Plotnick: Yeah, absolutely. And part of the thing that “Room 237” riffs on is that “The Shining” came out during the dawn of home VCRs. Like, let’s say you were watching “A Clockwork Orange” for example, when it came out — and the only time you’d be able to see it again would be if it showed again in the theaters. So people didn’t study movies back then as closely as they did post the advent of the VCR. Once the VCR came out, you could watch “The Shining” over and over again. People of your generation grew up with DVDs, so there were movies that you probably had when you were a kid that you could watch a hundred times, which is a totally different experience if you grew up in the 60s or 70s.  Now, there was “The Shining” that people could get obsessed about because they could watch it over and over again. And I think part of Rodney’s reasoning for picking “The Shining” is that it coincides with that advent of the VCR, and people could read into it like text. Like, “the positioning of Calumet cans in ‘The Shining’ proves things that Kubrick is trying to do!” If you just watched it once in the theater, you wouldn’t pick something like that up.

Foghorn: I feel like with Kubrick’s movies, he definitely goes all out in everything.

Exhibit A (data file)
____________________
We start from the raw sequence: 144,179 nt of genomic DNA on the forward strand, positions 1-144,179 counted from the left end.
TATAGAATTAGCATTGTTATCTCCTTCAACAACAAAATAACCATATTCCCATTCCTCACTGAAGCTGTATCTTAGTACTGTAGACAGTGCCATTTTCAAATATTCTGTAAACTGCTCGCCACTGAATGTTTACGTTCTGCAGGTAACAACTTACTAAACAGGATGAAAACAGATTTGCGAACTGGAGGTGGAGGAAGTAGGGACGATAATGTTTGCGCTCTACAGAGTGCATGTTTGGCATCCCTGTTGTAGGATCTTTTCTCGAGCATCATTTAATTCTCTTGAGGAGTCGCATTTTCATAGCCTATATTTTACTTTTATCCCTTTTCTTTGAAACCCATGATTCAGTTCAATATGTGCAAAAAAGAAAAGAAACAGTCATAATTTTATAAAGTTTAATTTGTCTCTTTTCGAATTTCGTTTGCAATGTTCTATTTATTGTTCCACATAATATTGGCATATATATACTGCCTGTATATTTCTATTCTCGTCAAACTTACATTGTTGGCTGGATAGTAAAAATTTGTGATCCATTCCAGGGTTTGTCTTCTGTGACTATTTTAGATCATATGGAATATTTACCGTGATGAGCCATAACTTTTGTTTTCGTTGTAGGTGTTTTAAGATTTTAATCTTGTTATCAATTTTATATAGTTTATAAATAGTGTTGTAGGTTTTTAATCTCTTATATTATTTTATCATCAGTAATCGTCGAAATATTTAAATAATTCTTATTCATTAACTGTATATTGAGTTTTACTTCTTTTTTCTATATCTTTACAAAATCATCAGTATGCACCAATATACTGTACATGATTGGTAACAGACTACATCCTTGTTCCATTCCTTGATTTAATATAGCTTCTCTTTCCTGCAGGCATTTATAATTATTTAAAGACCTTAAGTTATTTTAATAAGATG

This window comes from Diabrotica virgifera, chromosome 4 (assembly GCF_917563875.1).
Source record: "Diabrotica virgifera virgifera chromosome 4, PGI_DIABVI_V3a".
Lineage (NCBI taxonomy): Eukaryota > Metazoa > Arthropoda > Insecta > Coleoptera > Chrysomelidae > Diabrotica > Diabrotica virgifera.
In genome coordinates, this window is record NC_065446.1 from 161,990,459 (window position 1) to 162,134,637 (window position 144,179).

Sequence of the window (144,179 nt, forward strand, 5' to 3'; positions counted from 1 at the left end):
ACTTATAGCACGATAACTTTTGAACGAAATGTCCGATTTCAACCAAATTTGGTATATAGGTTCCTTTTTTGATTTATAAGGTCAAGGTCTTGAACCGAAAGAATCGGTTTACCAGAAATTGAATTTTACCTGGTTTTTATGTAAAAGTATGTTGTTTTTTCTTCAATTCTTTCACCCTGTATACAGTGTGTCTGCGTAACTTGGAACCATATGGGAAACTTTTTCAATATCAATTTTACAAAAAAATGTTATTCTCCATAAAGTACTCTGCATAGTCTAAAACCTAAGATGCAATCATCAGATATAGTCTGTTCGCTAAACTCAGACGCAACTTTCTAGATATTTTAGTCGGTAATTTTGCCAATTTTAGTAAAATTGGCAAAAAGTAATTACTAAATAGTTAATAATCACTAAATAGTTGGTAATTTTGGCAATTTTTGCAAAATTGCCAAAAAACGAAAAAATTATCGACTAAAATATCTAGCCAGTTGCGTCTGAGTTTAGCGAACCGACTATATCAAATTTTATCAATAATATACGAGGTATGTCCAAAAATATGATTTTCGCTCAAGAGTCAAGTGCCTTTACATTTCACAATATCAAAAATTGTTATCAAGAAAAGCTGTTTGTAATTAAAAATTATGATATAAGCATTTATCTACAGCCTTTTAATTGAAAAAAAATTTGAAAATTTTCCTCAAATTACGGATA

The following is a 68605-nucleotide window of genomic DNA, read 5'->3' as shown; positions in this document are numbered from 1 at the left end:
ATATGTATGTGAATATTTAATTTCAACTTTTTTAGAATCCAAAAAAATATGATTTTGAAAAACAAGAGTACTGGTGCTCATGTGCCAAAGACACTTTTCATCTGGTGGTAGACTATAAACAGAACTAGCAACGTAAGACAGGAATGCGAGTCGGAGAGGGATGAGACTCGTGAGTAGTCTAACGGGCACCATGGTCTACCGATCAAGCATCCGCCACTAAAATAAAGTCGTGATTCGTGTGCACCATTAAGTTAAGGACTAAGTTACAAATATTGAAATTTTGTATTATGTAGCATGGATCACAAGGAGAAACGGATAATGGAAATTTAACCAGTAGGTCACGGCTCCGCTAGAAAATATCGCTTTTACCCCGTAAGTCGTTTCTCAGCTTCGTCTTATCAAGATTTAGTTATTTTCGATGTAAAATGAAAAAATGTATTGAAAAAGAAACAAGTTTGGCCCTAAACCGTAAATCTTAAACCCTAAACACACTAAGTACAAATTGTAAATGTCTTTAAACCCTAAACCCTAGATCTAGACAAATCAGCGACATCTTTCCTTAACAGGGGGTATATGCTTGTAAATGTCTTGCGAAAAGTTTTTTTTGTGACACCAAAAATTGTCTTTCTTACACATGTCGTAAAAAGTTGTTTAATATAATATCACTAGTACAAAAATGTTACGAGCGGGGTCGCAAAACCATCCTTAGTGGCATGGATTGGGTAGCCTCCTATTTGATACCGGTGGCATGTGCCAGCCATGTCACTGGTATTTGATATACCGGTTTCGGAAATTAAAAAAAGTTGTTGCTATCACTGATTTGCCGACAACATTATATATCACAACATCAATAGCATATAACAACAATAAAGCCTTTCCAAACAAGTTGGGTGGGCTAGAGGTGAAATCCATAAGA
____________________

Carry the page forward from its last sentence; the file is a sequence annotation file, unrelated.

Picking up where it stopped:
Plotnick: Yes, he’s really meticulous. And one of the things that gets brought up in the film is that, because Kubrick is such a meticulous filmmaker, everything the audience sees is there for a reason. That can of Calumet is there because Kubrick put it there; it isn’t there by chance. So therefore, what does he mean by that placement of that object by that object in that frame at that moment in the film? I think that’s another reason why people get obsessed over something like “The Shining” rather than something that’s more of a pop hit: because of the idea that this filmmaker is in total control.

Foghorn: Have you brought up “Room 237” or “The Shining” in any of your classes?

Plotnick: I often show a lot of Kubrick clips in my class to talk about cinematography, so there will be times when I’ll show something from “The Shining” — but it’s not a film that I spend a lot of time looking at or talking about, because I had just recently seen the film again. To me, it was always that I love Kubrick, but “The Shining” was always way down on my list.

Foghorn: Do you have any closing words about “Room 237”?

Plotnick: I think it’s now out officially, and you can watch it through iTunes or rent it online. I would check it out, and I would check out “The Shining,” and I would come to the screening next week because Rodney is someone that’s done a lot of cool, animated stuff — and he’s someone that’s super fun. He’s gonna show a lot of clips, and he’s gonna break down the film, and I think it’ll be a pretty exciting opportunity.